Pauline Cockrill is one of two Community History Officers within the Community History Programs team based at the History Trust of South Australia’s ‘HQ’ on the Torrens Parade Ground.
Pauline has always been passionate about museums and their collections.
I knew I wanted to work in museums from an early age, being inspired by school or family excursions to the major London museums (I grew up in south east London). I curated my first exhibition at 15 – a display in the history room for our school’s 75th anniversary and since then I’ve been hooked on history, following a rather peripatetic museum career, working with a variety of collections in England and Australia.
Pathway to the History Trust
Her career began in the UK where she gained considerable expertise on children’s toys, and in particular teddy bears (more on that later).
After gaining an honours degree in Art History and a post grad secretarial course, I entered my museum career via the back door albeit a prestigious one. After a two year stint in the Director’s office at the Victoria and Albert Museum, I moved onto my first curatorial position at the V&A’s Museum of Childhood in London’s East End, gaining my AMA (Associate of the Museums Association) diploma along the way.
Pauline emigrated to Australia in 1992 and for 12 years was a free-lance curator in Alice Springs, in particular at the National Pioneer Women’s Hall of Fame where her passion for women’s history was rekindled.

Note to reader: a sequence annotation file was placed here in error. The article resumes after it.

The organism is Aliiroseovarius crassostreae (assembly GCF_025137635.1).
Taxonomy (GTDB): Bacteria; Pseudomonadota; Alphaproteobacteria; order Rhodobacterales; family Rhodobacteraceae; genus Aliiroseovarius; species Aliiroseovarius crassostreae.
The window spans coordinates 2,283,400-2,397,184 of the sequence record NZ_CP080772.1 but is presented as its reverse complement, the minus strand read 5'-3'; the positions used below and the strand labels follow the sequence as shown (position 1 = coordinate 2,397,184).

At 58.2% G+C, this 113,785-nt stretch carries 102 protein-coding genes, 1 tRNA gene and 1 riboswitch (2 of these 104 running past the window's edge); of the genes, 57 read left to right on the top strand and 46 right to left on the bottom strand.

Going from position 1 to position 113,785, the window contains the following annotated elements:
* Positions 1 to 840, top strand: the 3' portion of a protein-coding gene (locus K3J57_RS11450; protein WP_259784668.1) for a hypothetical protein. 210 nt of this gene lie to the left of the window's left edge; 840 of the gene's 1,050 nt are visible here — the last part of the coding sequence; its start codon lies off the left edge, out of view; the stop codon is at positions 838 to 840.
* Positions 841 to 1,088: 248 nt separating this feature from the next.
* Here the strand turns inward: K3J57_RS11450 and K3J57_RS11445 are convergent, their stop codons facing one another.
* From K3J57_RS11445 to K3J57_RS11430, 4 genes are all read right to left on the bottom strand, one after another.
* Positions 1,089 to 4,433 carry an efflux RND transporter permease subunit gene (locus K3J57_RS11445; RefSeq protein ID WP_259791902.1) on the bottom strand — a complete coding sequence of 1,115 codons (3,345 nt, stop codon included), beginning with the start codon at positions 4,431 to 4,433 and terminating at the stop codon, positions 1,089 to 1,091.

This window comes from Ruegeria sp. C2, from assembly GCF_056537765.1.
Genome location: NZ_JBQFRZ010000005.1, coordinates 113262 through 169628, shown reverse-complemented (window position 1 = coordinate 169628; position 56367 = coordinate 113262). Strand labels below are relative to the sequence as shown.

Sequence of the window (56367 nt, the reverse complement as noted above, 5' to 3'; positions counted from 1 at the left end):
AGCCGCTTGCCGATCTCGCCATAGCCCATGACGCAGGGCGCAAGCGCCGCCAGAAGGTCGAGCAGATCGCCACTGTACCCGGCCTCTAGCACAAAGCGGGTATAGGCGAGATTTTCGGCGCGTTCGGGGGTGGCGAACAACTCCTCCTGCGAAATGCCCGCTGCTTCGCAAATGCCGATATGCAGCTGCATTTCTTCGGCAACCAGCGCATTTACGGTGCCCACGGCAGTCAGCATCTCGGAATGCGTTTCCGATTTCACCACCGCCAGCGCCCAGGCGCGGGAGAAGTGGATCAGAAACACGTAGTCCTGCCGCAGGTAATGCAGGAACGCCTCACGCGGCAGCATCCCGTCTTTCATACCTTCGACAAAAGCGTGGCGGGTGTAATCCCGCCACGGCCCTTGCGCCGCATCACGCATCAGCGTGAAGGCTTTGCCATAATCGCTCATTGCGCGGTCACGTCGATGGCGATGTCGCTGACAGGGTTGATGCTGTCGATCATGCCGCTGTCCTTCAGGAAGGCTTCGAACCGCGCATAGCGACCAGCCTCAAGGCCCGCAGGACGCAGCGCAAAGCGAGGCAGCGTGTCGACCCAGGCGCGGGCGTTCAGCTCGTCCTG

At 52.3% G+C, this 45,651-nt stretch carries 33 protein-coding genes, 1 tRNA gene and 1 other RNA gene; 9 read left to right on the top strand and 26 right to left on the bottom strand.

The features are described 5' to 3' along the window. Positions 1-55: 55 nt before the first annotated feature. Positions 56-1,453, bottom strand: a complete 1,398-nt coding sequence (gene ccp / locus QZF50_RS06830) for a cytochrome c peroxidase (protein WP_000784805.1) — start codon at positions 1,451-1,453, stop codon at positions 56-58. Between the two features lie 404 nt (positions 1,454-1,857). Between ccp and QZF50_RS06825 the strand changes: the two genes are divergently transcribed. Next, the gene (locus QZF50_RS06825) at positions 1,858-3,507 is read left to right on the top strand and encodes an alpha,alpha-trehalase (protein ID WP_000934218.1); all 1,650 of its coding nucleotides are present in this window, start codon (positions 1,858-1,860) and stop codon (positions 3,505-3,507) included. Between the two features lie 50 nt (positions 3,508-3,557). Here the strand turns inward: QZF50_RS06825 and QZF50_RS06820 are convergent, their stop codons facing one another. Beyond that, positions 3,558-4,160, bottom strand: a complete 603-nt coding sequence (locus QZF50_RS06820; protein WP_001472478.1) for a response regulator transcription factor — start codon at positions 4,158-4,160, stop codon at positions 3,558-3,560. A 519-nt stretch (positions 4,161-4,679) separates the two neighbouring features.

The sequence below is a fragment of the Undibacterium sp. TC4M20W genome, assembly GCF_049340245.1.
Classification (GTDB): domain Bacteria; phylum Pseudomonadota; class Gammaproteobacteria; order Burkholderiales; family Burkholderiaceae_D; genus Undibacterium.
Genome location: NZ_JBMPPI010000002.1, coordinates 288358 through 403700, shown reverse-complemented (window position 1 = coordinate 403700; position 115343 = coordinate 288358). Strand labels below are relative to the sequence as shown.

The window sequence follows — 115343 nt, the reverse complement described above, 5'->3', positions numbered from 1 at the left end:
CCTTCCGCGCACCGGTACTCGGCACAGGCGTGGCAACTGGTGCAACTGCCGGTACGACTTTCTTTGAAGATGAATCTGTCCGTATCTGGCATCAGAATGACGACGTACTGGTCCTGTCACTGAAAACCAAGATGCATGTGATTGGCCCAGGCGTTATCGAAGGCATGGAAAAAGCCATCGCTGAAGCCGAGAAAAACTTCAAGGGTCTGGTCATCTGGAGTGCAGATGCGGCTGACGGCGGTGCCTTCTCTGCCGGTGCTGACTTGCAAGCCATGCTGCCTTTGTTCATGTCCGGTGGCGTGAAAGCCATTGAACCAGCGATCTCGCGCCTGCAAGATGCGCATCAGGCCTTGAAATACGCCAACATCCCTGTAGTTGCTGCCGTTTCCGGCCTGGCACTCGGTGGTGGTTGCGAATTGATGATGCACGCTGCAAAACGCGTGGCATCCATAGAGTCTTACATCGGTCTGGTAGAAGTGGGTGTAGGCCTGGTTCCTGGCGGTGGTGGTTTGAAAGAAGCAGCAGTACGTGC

In 2001 I undertook a study tour of 15 worldwide women’s museums on four continents thanks to the Northern Territory Chief Minister’s Women’s Fellowship. I began work at the History Trust in 2009 as Community History Officer but have also held the position of Curator and more recently Acting Director at the National Motor Museum.
All in a day’s work
Pauline describes her main work as providing advice and practical skills training in history practice, museum and collections management to South Australia’s network of around 250 historical organisations and community museums.
We particularly work closely with the 65 organisations that have achieved registration and accreditation status in the Community Museums Program, following the National Standards for Museums and Galleries. We also administer the History Trust’s two annual grant funds. You will generally find me in the office in the city or on the road.
Pauline is also involved in the History Festival and travelling exhibitions program, curating both Bravest of the Brave and Once Upon a Time which do the rounds of community museums and local libraries.
I’m the person behind the South Australian Community History’s Twitter and Facebook account and I’m generally the person behind the camera, and not afraid of the odd #museumselfie! I continue to keep up with what’s going on in the museum world and in 2013 I completed my Masters in Digital Heritage at the University of Leicester’s School of Museum Studies (by distance learning).
Pauline’s enthusiasm is contagious, and she’s well known among the community museum networks.